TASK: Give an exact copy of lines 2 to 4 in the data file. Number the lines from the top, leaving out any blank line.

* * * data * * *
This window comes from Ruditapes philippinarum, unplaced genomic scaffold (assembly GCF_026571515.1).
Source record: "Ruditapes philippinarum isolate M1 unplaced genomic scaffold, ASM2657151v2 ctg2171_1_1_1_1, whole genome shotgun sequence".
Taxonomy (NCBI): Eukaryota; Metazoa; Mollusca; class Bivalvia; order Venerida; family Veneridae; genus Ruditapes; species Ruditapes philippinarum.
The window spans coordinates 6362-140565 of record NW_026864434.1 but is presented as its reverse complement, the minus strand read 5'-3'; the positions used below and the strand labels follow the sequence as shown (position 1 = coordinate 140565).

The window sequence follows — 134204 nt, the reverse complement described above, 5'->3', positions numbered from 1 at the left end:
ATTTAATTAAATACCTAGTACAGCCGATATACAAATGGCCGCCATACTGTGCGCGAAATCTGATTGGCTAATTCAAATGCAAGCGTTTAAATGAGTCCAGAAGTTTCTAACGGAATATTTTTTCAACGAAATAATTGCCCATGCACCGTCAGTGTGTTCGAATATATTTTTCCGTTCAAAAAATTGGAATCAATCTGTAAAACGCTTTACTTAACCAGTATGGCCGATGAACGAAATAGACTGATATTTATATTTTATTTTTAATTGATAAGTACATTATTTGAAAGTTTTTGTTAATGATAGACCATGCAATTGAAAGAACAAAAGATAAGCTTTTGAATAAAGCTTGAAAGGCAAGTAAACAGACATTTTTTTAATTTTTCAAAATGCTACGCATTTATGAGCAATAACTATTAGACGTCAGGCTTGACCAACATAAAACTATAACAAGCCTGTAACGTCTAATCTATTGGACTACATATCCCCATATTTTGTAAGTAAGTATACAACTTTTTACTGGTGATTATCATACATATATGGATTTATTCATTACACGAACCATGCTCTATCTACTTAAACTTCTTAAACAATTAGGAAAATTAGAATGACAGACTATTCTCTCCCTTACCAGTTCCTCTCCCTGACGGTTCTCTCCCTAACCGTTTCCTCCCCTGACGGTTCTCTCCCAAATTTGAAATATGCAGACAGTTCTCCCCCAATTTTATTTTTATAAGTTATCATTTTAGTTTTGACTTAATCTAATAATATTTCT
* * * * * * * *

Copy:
Source record: "Ruditapes philippinarum isolate M1 unplaced genomic scaffold, ASM2657151v2 ctg2171_1_1_1_1, whole genome shotgun sequence".
Taxonomy (NCBI): Eukaryota; Metazoa; Mollusca; class Bivalvia; order Venerida; family Veneridae; genus Ruditapes; species Ruditapes philippinarum.
The window spans coordinates 6362-140565 of record NW_026864434.1 but is presented as its reverse complement, the minus strand read 5'-3'; the positions used below and the strand labels follow the sequence as shown (position 1 = coordinate 140565).